But he’s not here to inspire you. He’s here for the Seahawks. He’s here to help get the Seahawks to the Super Bowl again. What part of that is supposed to include your self-esteem? You want a talk about self-esteem and inspiration? So, you think Mr. Griffin and others like us are here to make YOU feel better and do something? Get over yourself. Look and see that the disabled have their own lives to live, their own goals to meet.
“But he’s missing a hand!” No, he’s got one hand. I know most people have two, but his one hand is working and getting himself a nice career in football. And what are you, assuming you have two hands, doing? Reading a blog! Okay, I’ll give you that one. So maybe you’re not as athletically inclined as Shaquem Griffin. But punishing and objectifying him for the one little body part he is “missing” just to make yourself feel better about your two? That’s quite a selfish thing. As I said before and I’ll say again, Shaquem Griffin is not here for your inspiration. Unless you’re a Seahawks fan.
CONTENT WARNING: Religion, Stigma, “Vaccine Blame” talk
Many autistic people long for connection with things bigger than themselves. Worship tends to help those who believe in entities such as God.
I’m going to present Christian examples, simply because that is what I know. Feel free to add your own tips and religious experiences.
As always, correct me if I’m wrong.
- Openness to Acceptance: Now, this is a hard one to start with, but there must be an acceptance of different kinds of people in the church. In Christianity’s core, Jesus’ mission (and Christians’ by choice of religion) is to “seek and save the lost.” By default, that means you ought to go looking to bring as many people, and as many different people, as you (and God with you) can. That includes the autistic.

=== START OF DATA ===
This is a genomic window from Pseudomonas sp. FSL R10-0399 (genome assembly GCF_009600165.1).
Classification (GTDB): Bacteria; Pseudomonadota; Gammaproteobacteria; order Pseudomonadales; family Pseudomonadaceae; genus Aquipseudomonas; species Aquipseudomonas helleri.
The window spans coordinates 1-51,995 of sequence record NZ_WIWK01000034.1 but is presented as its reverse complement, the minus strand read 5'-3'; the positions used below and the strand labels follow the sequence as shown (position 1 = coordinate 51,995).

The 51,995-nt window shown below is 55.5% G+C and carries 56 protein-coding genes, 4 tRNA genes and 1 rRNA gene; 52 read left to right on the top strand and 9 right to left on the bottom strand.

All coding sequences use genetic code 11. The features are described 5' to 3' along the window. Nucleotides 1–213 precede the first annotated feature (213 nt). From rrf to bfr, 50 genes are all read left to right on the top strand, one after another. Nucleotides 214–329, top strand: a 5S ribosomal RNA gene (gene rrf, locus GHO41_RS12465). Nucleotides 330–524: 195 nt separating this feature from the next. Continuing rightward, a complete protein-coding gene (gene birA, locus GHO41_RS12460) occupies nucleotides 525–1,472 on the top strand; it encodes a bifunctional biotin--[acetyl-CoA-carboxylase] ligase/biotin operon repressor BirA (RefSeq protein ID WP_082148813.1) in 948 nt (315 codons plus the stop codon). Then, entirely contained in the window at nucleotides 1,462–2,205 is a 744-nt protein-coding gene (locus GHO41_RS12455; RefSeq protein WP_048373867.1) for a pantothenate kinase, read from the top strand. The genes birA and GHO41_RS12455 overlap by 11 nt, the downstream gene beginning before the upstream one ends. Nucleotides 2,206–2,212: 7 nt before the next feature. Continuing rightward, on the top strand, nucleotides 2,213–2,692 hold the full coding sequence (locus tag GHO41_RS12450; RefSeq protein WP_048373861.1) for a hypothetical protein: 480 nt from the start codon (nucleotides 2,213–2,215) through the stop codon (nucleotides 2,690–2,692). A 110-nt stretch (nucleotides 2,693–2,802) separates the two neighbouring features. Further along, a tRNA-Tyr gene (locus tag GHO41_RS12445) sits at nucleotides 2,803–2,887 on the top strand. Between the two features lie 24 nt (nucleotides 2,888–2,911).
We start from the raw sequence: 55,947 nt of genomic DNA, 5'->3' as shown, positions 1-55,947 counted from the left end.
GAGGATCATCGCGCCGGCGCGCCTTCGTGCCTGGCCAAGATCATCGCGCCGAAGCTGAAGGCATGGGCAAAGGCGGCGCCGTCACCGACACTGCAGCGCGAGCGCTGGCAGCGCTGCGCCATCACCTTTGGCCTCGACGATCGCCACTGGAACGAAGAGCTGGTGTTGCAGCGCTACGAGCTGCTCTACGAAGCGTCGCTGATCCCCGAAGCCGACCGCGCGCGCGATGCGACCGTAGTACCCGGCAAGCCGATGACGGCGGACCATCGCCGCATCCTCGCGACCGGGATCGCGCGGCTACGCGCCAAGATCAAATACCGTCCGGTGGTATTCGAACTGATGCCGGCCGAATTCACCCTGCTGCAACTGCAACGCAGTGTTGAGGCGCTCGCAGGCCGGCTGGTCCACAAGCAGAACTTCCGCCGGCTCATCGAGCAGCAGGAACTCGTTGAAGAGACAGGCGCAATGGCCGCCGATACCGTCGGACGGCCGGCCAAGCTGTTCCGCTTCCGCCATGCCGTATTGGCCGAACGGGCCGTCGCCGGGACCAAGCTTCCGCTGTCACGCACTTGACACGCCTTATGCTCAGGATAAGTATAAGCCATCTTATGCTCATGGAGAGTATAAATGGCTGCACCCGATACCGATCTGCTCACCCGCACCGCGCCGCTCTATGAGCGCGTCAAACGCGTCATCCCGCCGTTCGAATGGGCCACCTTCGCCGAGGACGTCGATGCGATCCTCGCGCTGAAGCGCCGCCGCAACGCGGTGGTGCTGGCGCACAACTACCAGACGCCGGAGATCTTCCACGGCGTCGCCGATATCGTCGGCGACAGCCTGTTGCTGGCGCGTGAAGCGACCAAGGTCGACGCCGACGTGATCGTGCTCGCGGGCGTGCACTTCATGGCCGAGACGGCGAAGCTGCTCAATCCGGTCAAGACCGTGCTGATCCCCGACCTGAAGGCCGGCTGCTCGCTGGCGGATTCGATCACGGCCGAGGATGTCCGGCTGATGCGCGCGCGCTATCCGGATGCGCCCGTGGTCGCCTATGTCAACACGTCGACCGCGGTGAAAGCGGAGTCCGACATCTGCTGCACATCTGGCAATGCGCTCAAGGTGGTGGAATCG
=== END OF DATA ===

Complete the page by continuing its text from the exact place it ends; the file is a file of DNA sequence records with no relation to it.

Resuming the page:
- Education: Sometimes, a church and its parishioners can be turned toward acceptance by education. I know it’s hard, but educating people about the range and spectrum of autism may be necessary in the course of worship.
- Vaccine Acceptance, Not Blame: Vaccines do not cause autism. End of story. And if they do not accept vaccines for any reason, then walk away. You will be exposing you and yours to debilitating, often deadly and preventable illnesses.
- No Stigma/Shame: A common belief, especially in more legalistic places of worship, is that autism and mental illness are symptoms of moral failing, and that they must be corrected. In Christianity, this is a common theme among religious leaders, that God must be punishing a person with illness and disability. They are often wrong, since there are usually genetic components to these conditions.
- Acceptance/Encouragement of Healthy Practices: I once got encouragement from a fellow parishioner to take my required medicines to keep me healthy at church. This is actually good and proper. Medicines are often part of God’s plan to help with illnesses, disabilities and conditions, physical and mental. But, I digress. The point is, stay at a church that encourages good health practices in love.
This is by no means an exhaustive list. Feel free to add more.
(As I have said previously, I lost someone close to me recently, so this might color my writing.)
I know you are out there. I know you are considering it. We are worried about you. We love you. Even if you seem happy-go-lucky and joyful. Even if you are as boisterous as Guy Fieri or something. Please, tell somebody. We need to know. Don’t let us find out the hard way.
I’ve already written about my own experience walking to the edge of the cliff. Please, don’t let go yet.
I’m going to tell you some truths that may be unbelievable now, but they are true:
You are not a burden.
You are not letting anyone down.
We love you. Your family, friends, other people, even strangers – we love you.
You are a pillar. Your presence means something to somebody.
There is still something for you to do on this planet.
When a person dies, by any means, they leave a hole in the fabric of humanity. They don’t mean to, but they do.
If you’re going to die, you will lose any chance of helping other people in your life.
It may seem like I’m talking out of my backside, but rest assured, everything I say in this vein has truth backing it up.